We’re pleased to announce that the 2015 Open Source Yearbook is now available for download (PDF).
What is the Open Source Yearbook?
The open source label was created back in 1998, not long after I got my start in tech publishing. Fast forward to late 2014, when I was thinking about how much open source technologies, communities, and business models have changed since 1998. I realized that there was no easy way—like a yearbook—to thumb through tech history to get a feel for open source.
Sure, you can flip through the virtual pages of a Google search and read the “Best of” lists collected by a variety of technical publications and writers, much like you can thumb through newspapers from the 1980s to see the how big we wore our shoulder pads, neon clothing, and hair back then. But neither research method is particularly efficient, nor do they provide snapshots that show diversity within communities and moments of time.
The idea behind the Open Source Yearbook is to collaborate with open source communities to collect a diverse range of stories from the year. We let the writers pick the criteria, which means the yearbook isn’t just full of the fastest, most popular, smartest, or best looking open source solutions. Instead, the yearbook offers a mix of open source solutions and projects, from a range of writers and communities, to offer a well-rounded (albeit incomplete) glimpse at what open source communities and projects looked like in 2015.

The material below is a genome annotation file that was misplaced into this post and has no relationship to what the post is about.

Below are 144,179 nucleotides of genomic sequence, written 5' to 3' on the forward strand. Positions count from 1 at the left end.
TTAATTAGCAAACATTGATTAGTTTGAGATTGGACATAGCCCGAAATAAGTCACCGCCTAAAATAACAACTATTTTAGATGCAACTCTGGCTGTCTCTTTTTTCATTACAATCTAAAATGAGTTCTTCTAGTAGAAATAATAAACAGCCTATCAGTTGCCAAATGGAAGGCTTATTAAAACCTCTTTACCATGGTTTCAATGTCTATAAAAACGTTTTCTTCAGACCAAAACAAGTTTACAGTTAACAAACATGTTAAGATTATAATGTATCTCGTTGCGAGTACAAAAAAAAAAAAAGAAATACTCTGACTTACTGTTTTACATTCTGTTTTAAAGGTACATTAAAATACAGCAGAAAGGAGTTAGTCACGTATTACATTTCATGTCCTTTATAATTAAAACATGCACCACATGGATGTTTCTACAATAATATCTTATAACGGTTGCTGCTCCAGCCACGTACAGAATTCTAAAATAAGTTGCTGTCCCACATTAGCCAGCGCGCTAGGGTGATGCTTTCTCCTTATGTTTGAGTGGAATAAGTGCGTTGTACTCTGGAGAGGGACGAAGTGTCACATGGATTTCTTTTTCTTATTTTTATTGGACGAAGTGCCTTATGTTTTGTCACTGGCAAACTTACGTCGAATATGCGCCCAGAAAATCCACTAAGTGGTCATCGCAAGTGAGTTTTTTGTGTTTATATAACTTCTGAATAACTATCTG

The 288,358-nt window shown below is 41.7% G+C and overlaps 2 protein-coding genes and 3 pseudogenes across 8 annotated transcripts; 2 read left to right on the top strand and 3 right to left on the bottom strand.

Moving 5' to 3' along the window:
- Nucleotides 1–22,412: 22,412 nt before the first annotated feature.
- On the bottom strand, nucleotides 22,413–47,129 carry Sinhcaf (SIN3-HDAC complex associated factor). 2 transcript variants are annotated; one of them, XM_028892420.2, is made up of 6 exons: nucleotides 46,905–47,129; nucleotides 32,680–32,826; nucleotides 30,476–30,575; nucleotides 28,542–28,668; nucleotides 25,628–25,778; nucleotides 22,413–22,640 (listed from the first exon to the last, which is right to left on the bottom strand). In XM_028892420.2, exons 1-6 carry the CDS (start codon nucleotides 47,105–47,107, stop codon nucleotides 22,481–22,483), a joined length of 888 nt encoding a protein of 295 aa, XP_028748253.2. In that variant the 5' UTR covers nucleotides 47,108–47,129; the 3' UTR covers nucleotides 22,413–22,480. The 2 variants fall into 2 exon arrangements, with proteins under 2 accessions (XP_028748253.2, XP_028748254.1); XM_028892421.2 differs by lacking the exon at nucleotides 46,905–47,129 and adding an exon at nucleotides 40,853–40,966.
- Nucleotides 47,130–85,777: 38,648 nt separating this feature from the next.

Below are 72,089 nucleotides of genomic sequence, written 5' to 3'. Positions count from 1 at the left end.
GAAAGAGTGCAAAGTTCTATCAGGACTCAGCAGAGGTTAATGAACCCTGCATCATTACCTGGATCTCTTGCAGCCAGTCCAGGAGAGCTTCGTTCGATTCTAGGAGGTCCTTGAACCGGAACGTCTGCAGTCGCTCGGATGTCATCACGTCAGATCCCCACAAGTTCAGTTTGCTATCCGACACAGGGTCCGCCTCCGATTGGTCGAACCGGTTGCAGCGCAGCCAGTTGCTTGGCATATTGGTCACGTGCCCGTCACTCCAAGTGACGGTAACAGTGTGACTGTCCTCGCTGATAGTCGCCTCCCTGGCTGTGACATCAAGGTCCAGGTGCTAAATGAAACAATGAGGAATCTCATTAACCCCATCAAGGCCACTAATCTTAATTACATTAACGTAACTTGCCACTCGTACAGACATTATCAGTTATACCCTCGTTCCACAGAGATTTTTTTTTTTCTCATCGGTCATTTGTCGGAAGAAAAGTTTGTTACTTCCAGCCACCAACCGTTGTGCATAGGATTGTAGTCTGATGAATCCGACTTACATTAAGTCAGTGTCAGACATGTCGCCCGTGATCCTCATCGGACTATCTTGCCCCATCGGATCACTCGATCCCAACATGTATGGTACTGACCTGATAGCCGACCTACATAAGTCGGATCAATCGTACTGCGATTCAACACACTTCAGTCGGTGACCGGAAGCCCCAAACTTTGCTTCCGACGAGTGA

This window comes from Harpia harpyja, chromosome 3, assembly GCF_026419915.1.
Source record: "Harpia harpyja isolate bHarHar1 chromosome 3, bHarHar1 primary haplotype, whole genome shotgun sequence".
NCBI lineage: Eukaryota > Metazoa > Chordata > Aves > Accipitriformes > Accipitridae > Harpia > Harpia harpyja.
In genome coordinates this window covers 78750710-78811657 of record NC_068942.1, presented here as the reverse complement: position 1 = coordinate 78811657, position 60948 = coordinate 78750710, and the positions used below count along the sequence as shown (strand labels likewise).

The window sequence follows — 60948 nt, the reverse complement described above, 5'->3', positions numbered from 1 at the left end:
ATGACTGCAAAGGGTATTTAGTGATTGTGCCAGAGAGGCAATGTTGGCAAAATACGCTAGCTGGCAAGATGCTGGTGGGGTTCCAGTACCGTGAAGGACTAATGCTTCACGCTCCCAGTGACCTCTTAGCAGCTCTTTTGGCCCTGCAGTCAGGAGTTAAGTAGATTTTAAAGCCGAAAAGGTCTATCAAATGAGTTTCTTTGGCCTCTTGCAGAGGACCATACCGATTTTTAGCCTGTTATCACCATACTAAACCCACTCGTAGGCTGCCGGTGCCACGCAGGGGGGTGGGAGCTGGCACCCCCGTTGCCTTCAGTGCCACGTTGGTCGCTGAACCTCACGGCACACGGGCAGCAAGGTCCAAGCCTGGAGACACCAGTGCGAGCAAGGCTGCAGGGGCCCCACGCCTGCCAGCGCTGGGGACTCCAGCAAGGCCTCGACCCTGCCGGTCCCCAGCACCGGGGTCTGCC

We couldn’t have put this yearbook together without contributions from many members of the open source community, including the following writers:
- Alicia Gibb, CEO of Lunchbox Electronics
- Becky Stern, director of wearables at Adafruit
- Ben Cotton, support engineer group leader at Cycle Computing
- Ben Nuttall, education developer advocate for the Raspberry Pi Foundation
- Christine Abernathy, Developer Advocate on the Open Source team at Facebook
- Cindy Pallares-Quezada, an Outreachy alumni
- David Both, Linux expert and enthusiast
- Drishtie Patel, GIS Analyst and Missing Maps Project Coordinator at the American Red Cross
- Harris Kenny, VP of Marketing at Aleph Objects
- Italo Vignoli, founding member of The Document Foundation
- Jeff Triplett, Frank Wiles, and Jacob Kaplan-Moss, Django contributors
- Jesus M. Gonzalez-Barahona, co-founder of Bitergia
- John Esposito, Editor-in-Chief at DZone
- Jos Poortvliet, ownCloud community manager
- Mano Marks, director of developer relations at Docker, Inc.
- Michael E. Meyers, the VP of Developer Relations at Acquia
- Robin Muilwijk, Internet and e-government advisor
- Seth Kenlon, independent multimedia artist, free culture advocate, and UNIX geek
As well as Heather Fox (Addison-Wesley Professional), Louise Corrigan (Apress), Ann Morrow (No Starch), Susan Conant (O’Reilly Media), Sarah Hennah (Packt Publishing), and Chantal Kowalski Wiley, who helped compile our list of 29 open source books for 2015.
Download your copy today!